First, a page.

Welcome to the Modular Robotics Lab (ModLab), a subgroup of the GRASP Lab and the Mechanical Engineering and Applied Mechanics Department at the University of Pennsylvania under the supervision of Prof. Mark Yim.
A modular robot is a versatile system consisting of many simple modules that can change their configuration to suit a given task. These systems are inherently robust due to their redundancy, adaptability, and ability to self-repair. While originally focused on continuing research in the field of modular robotics, recent work at the lab has expanded to include micro/nano air vehicles, bio-inspired gaits, personal robots, and more. The ModLab is comprised of undergraduate and graduate students from multiple disciplines including mechanical, electrical, and computer systems engineering.
IceBot: A Robot Made from Ice
IceBot is the first robot made from ice, as confirmed by the Guinness World Records team. We intend for the robot to operate in harsh, remote, sub-zero environments like Antarctica and even further away, Saturn’s moon Enceladus for example. As the structural components of the robot are made from ice, when operating in these environments …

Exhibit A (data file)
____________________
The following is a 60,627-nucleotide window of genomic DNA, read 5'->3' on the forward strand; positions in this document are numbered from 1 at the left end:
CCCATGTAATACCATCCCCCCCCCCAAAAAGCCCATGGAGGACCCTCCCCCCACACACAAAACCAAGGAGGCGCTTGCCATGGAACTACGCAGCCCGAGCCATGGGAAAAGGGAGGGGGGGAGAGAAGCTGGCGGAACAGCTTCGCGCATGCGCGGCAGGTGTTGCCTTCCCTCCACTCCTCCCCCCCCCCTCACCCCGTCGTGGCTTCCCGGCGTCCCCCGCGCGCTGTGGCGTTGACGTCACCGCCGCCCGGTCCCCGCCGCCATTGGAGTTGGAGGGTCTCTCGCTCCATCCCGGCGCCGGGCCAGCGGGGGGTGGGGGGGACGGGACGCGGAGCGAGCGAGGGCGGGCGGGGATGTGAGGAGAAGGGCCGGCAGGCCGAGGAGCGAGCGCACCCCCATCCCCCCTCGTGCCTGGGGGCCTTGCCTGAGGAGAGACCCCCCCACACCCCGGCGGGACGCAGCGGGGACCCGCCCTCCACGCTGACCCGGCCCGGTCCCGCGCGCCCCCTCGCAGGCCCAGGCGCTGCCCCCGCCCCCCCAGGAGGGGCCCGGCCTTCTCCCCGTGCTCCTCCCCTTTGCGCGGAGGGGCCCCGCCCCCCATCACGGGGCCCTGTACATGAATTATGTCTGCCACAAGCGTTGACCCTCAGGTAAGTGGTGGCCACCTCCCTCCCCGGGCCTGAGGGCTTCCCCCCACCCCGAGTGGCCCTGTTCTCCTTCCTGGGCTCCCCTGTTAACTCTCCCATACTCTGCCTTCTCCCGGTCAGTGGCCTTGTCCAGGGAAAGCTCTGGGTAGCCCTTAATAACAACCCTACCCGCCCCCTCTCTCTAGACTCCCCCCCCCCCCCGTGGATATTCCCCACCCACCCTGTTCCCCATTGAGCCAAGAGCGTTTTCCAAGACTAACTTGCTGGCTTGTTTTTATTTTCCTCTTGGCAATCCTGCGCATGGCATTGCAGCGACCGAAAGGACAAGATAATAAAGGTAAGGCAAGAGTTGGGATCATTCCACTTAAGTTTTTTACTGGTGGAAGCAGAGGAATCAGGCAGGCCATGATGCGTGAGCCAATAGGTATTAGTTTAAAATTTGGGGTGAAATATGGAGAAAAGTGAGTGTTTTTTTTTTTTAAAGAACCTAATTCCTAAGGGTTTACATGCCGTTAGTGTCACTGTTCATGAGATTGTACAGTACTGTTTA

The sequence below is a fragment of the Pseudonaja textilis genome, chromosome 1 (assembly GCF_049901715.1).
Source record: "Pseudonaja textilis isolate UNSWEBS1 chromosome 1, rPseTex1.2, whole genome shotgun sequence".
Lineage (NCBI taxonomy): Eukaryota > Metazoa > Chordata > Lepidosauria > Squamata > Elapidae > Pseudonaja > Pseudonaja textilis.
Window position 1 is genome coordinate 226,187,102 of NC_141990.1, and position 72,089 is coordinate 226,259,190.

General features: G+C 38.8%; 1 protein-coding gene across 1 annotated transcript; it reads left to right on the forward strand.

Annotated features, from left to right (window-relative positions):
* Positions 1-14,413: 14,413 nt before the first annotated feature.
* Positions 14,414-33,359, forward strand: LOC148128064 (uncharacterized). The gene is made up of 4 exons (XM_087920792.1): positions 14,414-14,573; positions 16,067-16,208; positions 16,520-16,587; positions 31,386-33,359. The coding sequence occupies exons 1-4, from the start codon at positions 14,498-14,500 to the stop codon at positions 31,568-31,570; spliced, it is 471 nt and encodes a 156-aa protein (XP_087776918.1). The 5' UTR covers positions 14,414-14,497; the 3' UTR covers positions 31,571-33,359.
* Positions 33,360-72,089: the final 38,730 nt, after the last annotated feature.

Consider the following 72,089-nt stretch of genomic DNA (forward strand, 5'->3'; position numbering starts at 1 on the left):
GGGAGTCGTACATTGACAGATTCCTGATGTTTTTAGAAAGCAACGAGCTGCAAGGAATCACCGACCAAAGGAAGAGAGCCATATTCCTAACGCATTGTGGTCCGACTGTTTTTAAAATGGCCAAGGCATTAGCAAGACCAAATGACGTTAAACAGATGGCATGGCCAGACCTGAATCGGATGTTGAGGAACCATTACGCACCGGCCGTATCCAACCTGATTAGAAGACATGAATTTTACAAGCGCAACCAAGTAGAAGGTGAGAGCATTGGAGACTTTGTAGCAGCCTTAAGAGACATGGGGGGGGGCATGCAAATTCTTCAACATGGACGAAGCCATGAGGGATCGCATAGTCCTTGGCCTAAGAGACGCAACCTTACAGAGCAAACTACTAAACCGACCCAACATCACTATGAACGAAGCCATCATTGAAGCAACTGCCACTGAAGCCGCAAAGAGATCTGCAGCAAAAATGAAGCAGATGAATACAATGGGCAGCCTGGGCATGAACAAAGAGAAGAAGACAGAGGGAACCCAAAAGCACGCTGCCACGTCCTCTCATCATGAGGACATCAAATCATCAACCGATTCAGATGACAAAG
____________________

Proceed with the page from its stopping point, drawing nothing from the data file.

Variable Topology Truss
Variable Topology Trusses (VTT) are a new class of self-reconfigurable robot. A VTT consists of linear actuators for the truss members, which are joined at the truss nodes by a special reconfigurable spherical joint. The VTT can reconfigure by merging and splitting these truss nodes. This page is the overall page for all VTT-related research. …
Quori: A Community-Driven Modular Research Platform for Sociable Human-Robot Interaction
Quori is a novel, affordable, socially interactive robot platform for enabling non-contact human-robot interaction (HRI) research in both in-lab and “in the wild” experimental settings. The package will be complete with an expressive projected face, two gesturing arms, bowing spine, and an omnidirectional base. Software is provided at the low-level to control the hardware and at the high-level, provided by Semio, to easily generate versatile social behaviors.